In this book, Matej Spurny explores the historical city of Most from the nineteenth century into the years following World War II, investigating the decision to destroy it as well as the negotiations concerning the spirit of the proposed new city. Situating postwar Most in the context of cultural and social shifts in Czechoslovakia and Europe as a whole, Spurny traces the path a medieval city took to become a showcase of brutalist architecture and the regime's technicist inhumanity.
But the book, like the city of Most itself, does not end in tragedy. Fusing architectural and political history with urban and environmental studies, Spurny's tale shows the progress that can be made when Czechs confront the crimes of the past--including the expulsion of local Germans and the treatment of the Romani minority--and engage with rational, contemporary European concepts of urban renewal.
Publisher: Karolinum,Nakladatelstvi Univerzity Karlovy,Czech Republic
Number of pages: 330
Weight: 544 g
Dimensions: 188 x 147 x 33 mm
"A beautifully written book crucial to understanding a tragic chapter in our recent cultural history."--Jakub Bachtik, editor in chief of the Architectural Heritage Report (Zpravy pamatkove pece)
"Spurny's work offers one of the most sophisticated contributions to the study of normalization in Czechoslovakia, especially since he examines the entire Communist experiment in the broader context of the postwar mindset, encompassing Western democracies as well."--Eva Klicova "Respekt "
"The crux of Spurny's work is a search for the source of legitimacy for the complete destruction, physically and culturally, of a city that had been an important regional center since the thirteenth century. The author makes it clear that he considers the act brutal and barbaric, but he is not content to simply leave the readers angry and disgusted by the perpetrators of the city's destruction. The world of socialism and communism was driven by the belief that technological progress would liberate and improve the lives of everyone, even if the price was destruction--both aesthetic and environmental. Such a paradox continues today with the failure of neoliberalism and worsening global warming. The book concludes with an elegy for modernity, whose utopia was realized technologically, but failed socially. The collapse of Czechoslovak communism is a sobering reminder that the modern world was built upon irreparable destruction. The future is Most empty."--Milena Bartlova "www.a2alarm.cz "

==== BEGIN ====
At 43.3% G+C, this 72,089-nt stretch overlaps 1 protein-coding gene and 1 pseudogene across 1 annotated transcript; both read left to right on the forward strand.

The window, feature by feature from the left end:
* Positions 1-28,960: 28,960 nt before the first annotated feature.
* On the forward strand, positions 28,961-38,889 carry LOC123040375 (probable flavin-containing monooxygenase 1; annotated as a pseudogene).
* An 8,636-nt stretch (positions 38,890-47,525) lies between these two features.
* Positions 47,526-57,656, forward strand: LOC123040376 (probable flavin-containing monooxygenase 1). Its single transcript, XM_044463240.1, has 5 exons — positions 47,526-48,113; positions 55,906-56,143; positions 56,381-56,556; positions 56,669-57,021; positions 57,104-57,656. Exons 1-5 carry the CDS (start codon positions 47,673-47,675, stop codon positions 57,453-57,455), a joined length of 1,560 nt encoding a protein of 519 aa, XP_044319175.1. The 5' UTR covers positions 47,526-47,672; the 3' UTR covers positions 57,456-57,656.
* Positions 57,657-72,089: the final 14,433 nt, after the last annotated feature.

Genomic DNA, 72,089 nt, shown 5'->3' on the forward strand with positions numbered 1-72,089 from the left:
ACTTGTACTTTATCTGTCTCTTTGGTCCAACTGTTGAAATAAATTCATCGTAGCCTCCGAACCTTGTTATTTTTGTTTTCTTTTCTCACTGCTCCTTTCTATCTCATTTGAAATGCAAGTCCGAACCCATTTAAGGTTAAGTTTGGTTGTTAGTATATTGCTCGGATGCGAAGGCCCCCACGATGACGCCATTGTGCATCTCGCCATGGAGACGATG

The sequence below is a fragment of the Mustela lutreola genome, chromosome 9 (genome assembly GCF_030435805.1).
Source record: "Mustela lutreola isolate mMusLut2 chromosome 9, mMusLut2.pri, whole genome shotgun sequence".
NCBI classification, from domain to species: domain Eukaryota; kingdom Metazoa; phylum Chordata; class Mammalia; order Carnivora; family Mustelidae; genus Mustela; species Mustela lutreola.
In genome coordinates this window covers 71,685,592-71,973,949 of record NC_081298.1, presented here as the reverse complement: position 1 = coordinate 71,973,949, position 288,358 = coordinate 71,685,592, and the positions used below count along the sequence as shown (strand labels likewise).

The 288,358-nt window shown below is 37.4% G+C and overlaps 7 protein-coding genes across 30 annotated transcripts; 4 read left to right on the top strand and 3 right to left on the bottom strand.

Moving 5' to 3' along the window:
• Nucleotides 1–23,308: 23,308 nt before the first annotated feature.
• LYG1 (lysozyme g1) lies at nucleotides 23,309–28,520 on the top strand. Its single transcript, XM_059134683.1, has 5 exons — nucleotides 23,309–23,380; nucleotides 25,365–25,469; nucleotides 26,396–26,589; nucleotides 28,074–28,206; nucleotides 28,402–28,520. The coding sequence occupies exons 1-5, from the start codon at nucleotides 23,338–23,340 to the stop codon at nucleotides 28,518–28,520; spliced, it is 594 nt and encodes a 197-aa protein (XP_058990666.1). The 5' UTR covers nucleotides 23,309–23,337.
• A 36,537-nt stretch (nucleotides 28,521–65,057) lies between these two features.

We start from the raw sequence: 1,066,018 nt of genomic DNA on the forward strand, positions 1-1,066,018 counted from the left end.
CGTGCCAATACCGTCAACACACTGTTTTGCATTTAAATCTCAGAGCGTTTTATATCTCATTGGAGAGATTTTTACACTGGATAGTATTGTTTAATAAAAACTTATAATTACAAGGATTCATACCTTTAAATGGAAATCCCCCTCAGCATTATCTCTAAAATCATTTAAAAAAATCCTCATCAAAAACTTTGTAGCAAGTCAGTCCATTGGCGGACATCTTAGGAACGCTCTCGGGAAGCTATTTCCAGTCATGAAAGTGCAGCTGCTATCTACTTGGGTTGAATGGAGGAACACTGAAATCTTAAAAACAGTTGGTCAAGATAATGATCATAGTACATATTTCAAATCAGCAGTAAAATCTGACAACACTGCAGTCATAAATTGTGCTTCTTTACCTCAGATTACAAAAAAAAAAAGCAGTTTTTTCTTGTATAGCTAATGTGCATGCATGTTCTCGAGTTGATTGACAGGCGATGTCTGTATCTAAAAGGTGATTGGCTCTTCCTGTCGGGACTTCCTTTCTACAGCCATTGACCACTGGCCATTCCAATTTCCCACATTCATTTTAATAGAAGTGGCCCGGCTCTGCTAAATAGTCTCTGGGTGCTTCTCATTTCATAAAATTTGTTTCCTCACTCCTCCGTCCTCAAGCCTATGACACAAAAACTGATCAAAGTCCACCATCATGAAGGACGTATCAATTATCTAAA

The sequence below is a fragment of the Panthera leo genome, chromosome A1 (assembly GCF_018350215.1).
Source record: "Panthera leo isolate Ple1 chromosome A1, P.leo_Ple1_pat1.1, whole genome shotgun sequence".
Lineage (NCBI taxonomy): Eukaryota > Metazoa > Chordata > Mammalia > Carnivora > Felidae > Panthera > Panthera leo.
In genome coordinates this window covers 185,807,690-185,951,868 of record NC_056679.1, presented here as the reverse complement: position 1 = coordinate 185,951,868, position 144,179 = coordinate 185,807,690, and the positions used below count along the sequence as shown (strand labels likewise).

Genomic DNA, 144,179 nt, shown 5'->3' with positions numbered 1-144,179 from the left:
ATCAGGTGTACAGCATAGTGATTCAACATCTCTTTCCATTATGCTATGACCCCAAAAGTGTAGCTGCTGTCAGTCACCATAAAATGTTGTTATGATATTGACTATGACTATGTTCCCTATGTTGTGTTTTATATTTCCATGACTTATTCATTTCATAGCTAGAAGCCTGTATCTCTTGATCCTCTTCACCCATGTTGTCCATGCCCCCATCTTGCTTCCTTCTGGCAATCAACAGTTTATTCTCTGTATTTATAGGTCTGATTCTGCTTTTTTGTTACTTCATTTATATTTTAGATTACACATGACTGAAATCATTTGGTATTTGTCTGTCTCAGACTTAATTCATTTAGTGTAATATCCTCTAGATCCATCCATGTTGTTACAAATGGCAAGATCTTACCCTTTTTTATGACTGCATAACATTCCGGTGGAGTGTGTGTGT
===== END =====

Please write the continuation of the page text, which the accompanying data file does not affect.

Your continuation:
"Spurny's book on the town of Most is fascinating reading. Spurny explores the common European ground of urban utopia in the early twentieth century and the socialist path to realizing it. In doing so, he contributes to the understanding of both the decline of socialism and the general change in values that has taken place in the East and West since the 1960s."--Christiane Brenner, Collegium Carolinum-Research Institute for the History of the Czech Lands and Slovakia
"This is the remarkable story of a venerable town destroyed to dig a coal pit, and of a new town that was supposed to be better than the old one. Spurny effectively combines urban, environmental, and technological history in a wide-ranging exploration of a belief in progress and its fading power. Not the least of his achievements is to place socialist Czechoslovakia at the center of an international crisis of modernity."--Brian Ladd, University at Albany, SUNY, author of "The Ghosts of Berlin"
"This fascinating micro-study of the destruction and reconstruction of the north Bohemian mining town of Most serves as a far wider analysis of the contradictory and convulsive socioeconomic, cultural, and environmental modernization of communist Czechoslovakia through to post-1989 developments. It is essential reading for anyone interested in the contemporary history of Eastern Europe."--Kevin McDermott, Sheffield Hallam University, author of "Communist Czechoslovakia, 1945-1989: A Political and Social History"
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